Labelling of vinegar strength is voluntary
In Australia and New Zealand, labelling of vinegar strength appears to be voluntary. We were unable to find any regulatory requirement calling for it, and, much vinegar in the two countries is sold with no strength listed on the containers. For the purposes of safe, quality pickling, you have to assume such unlabelled vinegar as being only 4% unless you contact the manufacture and ask.
We located the strengths of a few common vinegars, but had to go to data sheets on the manufacturer’s websites to find them. Jars of these vinegars do not list their strengths, but the data sheets revealed that they are in fact just 4%.
- Coles white vinegar is 4 to 4.2 % (Coles Smart Buy White Vinegar 2L data sheet. 25/11/2016. )
- Riviana Menu Master is 4 to 4.2 % ( Material Safety Date Sheet – White Vinegar. Riviana. September 2011.)
CSIRO’s recommended vinegar strength adjustment
The Commonwealth Scientific and Industrial Research Organisation (CSIRO) in Canberra, Australia, gives the following recommendations:
Vinegar prepared for domestic use contains 4 per cent acetic acid… Be wary of using American or UK recipes for pickling as in those countries vinegar contains 5 per cent acetic acid whereas in Australia our vinegar is 4 per cent acetic acid. To correct for this you should multiply the recipe vinegar amount by 1.25. For example if an American recipe calls for 60 ml vinegar, multiplying this by 1.25 gives you 75 ml for Australian vinegar. Using the American recipe straight probably won’t make you ill, but the product may spoil. Never add or increase the water content of the recipe as this will dilute the acid and you may not reach a safe pH.” CSIRO. Vegetable Preservation. Updated 22 December 2017. Accessed Feb. 2018 at https://www.csiro.au/en/Research/Health/Food-safety/Vegetable-preservation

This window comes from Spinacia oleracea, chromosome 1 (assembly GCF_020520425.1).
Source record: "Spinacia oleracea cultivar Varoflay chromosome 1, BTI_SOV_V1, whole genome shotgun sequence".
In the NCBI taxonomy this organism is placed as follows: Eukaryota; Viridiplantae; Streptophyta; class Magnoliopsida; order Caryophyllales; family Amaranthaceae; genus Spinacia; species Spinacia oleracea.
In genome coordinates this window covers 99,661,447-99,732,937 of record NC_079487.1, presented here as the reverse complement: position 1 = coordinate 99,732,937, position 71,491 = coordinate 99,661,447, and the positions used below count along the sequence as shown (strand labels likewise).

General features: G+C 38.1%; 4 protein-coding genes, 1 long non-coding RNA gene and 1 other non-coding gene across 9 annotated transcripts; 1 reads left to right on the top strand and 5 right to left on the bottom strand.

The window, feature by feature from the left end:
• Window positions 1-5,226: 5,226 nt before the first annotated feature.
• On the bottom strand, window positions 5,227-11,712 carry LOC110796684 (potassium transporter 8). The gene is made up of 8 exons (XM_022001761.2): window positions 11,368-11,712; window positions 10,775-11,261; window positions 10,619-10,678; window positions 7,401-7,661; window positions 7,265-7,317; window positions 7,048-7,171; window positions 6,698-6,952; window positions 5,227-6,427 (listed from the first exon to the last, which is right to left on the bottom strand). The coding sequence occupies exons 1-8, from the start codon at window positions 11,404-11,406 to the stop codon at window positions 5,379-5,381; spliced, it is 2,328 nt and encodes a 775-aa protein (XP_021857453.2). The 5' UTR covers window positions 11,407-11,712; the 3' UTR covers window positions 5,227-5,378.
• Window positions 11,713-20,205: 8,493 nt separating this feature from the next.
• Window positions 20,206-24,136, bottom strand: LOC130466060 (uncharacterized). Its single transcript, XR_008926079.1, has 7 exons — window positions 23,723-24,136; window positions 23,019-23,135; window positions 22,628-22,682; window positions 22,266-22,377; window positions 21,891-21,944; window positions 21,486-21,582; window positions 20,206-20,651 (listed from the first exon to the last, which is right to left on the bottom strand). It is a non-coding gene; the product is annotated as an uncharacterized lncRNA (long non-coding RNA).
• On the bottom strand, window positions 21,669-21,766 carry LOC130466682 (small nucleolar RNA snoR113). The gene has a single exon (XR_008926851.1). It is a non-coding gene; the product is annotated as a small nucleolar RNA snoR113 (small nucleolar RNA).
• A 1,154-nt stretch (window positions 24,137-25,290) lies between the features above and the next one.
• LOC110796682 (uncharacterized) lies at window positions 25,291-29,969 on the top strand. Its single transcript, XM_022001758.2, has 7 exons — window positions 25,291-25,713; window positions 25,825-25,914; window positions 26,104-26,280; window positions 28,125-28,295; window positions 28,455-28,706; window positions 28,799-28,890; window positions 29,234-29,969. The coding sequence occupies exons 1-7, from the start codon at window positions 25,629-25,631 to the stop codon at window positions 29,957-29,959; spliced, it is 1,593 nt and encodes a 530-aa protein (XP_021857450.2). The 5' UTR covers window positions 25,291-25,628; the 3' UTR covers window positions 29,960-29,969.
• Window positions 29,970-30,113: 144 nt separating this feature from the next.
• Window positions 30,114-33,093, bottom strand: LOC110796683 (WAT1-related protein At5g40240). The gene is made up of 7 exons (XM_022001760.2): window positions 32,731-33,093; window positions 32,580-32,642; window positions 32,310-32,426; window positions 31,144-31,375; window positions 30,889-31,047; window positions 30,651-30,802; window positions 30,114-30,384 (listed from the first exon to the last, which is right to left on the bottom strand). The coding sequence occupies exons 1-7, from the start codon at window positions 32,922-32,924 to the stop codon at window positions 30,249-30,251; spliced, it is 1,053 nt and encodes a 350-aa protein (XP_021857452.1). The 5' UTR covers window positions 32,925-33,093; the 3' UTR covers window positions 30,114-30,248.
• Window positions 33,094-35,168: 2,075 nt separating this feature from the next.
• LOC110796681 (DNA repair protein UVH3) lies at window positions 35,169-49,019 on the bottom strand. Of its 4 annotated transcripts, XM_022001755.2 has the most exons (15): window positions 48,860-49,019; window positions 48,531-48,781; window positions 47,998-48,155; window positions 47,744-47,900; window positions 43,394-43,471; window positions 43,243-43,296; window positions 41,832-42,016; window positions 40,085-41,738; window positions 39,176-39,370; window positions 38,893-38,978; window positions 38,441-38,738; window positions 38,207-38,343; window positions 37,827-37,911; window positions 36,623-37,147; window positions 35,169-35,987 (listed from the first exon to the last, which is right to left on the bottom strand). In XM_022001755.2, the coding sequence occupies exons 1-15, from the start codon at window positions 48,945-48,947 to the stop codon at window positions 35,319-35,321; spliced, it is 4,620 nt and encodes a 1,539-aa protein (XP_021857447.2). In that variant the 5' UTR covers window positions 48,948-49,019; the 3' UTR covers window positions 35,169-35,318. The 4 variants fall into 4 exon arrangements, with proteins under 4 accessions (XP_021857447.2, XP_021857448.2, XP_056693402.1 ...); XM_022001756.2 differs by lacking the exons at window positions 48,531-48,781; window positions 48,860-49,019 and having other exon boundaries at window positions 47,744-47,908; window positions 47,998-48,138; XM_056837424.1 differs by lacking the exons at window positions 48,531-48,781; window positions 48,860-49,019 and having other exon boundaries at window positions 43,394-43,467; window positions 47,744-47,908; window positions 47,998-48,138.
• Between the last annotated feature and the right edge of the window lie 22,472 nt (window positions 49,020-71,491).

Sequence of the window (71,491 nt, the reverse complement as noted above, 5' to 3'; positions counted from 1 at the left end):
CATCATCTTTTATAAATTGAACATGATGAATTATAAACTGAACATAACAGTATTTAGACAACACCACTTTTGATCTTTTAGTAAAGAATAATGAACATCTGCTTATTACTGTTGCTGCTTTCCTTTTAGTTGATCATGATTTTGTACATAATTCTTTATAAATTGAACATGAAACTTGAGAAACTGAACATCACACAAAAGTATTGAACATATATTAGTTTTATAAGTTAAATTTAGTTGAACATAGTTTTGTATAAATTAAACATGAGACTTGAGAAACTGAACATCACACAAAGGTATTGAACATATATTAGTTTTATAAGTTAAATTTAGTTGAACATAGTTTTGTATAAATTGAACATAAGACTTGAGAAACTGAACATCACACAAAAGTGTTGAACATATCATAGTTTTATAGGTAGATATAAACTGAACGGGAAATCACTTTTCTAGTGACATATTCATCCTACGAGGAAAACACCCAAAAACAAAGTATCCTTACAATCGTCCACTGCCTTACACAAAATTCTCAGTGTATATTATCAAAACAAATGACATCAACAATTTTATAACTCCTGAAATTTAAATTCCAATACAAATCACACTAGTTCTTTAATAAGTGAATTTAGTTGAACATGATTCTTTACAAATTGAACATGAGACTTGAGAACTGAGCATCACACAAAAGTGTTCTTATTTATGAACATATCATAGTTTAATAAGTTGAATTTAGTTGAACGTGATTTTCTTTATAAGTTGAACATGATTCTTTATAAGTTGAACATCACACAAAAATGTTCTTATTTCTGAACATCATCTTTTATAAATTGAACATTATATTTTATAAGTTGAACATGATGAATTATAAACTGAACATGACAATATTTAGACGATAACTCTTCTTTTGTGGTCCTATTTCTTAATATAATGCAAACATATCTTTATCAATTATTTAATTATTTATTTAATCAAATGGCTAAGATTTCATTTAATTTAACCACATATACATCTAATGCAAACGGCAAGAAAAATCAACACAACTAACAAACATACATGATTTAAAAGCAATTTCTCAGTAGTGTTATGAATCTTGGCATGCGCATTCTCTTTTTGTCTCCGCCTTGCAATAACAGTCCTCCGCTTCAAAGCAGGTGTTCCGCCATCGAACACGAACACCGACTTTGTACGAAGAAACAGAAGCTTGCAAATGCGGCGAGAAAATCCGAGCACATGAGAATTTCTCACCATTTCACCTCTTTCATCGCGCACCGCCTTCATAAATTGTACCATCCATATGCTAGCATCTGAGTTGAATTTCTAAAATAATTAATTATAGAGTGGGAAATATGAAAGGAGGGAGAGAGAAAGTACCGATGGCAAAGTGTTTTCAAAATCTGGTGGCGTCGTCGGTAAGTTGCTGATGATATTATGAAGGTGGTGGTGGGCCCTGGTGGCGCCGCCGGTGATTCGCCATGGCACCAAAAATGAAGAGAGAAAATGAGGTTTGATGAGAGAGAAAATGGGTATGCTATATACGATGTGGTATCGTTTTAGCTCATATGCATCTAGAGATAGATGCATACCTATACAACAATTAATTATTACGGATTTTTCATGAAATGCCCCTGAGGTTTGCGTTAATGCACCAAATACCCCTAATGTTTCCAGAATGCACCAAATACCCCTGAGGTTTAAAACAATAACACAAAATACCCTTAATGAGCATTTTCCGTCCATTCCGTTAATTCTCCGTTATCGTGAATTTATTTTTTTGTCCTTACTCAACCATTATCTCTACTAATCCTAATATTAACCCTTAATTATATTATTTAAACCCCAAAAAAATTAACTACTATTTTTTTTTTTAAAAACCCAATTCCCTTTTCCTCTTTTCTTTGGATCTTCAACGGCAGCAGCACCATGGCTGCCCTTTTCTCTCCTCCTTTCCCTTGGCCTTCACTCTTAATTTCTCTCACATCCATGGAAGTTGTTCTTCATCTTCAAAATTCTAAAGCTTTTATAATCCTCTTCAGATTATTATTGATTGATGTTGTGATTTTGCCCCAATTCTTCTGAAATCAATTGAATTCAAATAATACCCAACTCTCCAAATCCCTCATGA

In New Zealand, some vinegars are advertised as “double strength.” This presumably means double the minimum required by law.
The strengths of such vinegars that we have seen seem to be anywhere from 8% to 9.9%. Such vinegars seem to always list their strength, because it is their strength which is a prime selling feature.
You could safely use this for your preserves — provided of course you are buying one listed as “food safe” rather than one marked for cleaning or agricultural purposes.
Dairy vinegar in New Zealand
As a side note, New Zealand has led the way in making vinegar from lactose.
If you’re in a household which keeps kosher, such vinegars are considered dairy as far as kosher rules go, so bear that in mind for your pickling.
|↑1||Australia New Zealand Food Standards Code – Standard 2.10.1-3 – Vinegar and related products. 25 March 2015. F2015L00484. Accessed Jan. 2018 at https://www.legislation.gov.au/Details/F2015L00484|
|↑2||CSIRO. Vegetable Preservation. Updated 22 December 2017. Accessed Feb. 2018 at https://www.csiro.au/en/Research/Health/Food-safety/Vegetable-preservation|